|PLAYWRIGHT, POET (IRELAND)|
BORN 13 Apr 1906, Dublin: Foxrock - DIED 22 Dec 1989, Paris|
GRAVE LOCATION Paris: Montparnasse Cimetière (division 12)
Samuel Beckett studied English, French and Italian at Trinity College in Dublin (1923-1927). He became a teacher at the École Normale Supérieure in Paris and in 1929 he published his first essay. In 1930 he returned to Trinity as a lecturer, but he resigned in 1931 and travelled in Europe. In 1931 he published "Proust". By 1935 he was working on a novel and he published a volume of poetry, "Echo's Bones and Other Precipitates".
In 1937 he had a brief affair with Peggy Guggenheim and in 1938 he met Suzanne Dechevaux-Dumesnil (1900-1989), who became his tennis-partner, then his lover and eventually his lifelong companion. 1939 he settled in Paris, where he knew Joyce, Giacometti and Duchamp, with whom he played chess. In 1940 he joined the resistance and after he was betrayed he fled with Suzanne to Rousillon at the Cote d'Azur. After the war he was decorated by the French government, but he didn't rate his own work with the Resistance highly.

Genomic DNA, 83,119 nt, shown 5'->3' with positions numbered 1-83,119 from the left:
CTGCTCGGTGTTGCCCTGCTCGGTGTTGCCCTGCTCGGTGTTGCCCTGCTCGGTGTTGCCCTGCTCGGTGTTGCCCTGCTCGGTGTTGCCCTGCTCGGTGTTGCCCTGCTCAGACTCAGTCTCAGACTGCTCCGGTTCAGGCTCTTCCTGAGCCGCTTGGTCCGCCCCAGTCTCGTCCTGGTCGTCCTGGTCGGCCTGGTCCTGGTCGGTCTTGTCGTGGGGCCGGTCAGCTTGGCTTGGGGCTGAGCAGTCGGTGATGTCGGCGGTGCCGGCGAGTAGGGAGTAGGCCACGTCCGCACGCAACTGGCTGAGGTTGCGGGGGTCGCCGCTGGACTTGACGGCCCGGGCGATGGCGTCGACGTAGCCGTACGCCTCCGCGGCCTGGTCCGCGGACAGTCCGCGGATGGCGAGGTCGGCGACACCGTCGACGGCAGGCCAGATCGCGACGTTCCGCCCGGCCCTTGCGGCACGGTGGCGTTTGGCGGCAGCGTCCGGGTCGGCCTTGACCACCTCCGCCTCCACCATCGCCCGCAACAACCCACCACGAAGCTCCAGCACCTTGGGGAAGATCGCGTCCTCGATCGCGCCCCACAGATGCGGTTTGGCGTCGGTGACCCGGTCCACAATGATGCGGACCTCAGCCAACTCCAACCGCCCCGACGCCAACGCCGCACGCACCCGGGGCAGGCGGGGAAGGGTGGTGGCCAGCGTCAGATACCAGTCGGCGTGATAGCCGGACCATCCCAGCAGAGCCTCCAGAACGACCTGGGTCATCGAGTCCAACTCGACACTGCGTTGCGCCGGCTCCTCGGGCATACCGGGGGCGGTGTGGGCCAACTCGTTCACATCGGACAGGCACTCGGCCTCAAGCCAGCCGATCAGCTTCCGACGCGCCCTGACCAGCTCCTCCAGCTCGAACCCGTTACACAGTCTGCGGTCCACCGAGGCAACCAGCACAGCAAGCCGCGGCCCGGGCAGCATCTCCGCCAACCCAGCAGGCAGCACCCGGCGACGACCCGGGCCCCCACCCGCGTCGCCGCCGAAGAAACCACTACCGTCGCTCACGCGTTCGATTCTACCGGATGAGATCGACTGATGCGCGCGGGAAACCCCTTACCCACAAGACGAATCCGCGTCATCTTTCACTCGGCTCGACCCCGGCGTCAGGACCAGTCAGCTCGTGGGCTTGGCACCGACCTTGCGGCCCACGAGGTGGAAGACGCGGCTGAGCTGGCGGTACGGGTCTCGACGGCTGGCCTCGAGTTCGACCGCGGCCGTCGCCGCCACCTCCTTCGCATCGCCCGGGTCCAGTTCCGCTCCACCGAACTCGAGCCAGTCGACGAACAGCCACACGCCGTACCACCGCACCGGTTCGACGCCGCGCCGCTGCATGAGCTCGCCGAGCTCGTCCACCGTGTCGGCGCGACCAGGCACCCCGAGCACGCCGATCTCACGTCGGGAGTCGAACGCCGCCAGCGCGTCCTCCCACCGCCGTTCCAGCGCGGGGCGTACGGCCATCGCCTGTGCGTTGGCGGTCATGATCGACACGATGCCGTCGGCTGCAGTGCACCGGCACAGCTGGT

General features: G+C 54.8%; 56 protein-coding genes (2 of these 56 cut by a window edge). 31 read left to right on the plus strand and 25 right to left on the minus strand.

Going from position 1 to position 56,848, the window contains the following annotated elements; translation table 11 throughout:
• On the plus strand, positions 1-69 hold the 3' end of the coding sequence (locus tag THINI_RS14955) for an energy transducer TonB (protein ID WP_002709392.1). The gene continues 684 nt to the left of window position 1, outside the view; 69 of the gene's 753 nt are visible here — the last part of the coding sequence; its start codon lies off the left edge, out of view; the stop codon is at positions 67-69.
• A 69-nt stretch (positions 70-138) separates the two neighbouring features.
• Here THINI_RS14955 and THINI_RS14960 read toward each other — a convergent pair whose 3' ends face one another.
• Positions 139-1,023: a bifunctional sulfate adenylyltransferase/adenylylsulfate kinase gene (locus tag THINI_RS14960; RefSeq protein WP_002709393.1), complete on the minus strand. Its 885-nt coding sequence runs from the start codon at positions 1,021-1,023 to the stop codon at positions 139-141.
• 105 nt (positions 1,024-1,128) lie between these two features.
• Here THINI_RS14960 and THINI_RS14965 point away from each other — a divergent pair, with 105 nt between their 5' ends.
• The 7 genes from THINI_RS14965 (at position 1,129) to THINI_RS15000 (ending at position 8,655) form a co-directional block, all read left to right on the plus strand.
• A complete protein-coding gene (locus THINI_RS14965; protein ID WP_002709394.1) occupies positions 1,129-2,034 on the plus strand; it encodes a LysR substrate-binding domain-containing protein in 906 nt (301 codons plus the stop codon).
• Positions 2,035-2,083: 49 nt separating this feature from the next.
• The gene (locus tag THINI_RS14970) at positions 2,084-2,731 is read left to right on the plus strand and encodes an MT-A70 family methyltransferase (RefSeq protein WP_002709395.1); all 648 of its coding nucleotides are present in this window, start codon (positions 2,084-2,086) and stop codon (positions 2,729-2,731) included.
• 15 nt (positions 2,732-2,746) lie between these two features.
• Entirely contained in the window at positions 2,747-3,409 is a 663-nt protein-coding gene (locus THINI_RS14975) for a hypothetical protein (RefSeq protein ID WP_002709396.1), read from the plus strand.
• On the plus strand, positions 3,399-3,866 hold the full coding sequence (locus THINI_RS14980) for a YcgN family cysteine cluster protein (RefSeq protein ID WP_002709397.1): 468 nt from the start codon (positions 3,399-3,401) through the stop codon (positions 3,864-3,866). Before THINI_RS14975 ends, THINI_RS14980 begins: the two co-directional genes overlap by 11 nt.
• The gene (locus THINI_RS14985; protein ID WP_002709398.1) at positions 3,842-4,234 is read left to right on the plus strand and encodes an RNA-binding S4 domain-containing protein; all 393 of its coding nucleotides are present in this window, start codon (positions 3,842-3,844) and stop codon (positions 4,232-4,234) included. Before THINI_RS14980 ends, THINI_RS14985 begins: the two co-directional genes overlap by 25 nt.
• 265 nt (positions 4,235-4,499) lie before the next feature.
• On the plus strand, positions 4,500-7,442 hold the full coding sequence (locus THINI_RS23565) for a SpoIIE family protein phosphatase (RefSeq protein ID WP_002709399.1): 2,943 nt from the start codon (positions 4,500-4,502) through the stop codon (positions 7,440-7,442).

After the war he continued writing novels and plays and by 1960 he mainly wrote in French. In 1961 he secretly married Suzanne, probably to enable her to inherit his copyrights in case he would die first. Since the late 1950s he also conducted a relationship with Barbara Bray, a widowed BBC radio script editor with two children, that would last until the end of his life.
When he was with Suzanne on holiday in Tunis in 1969 he heard that he had won the Nobel Prize for Literature. Suzanne called this a catastrophe because now he would be famous and visited by admirers. The happened to a certain extent, allthough he never gave many interviews.
Suzanne died on 17 Jul 1989 and Beckett on 22 Dec of the same year. They were buried at the Montparnasse Cemetery in Paris.
Work: "Waiting for Godot" (Play, 1953).
was photographed by Brassaï
was written about by Duthuit, Georges
was a friend of Yeats, Jack Butler
Montparnasse cimitière: grafschriften, Paris, 1993
Samuel Beckett - Wikipedia
Suzanne Dechevaux-Dumesnil - Wikipedia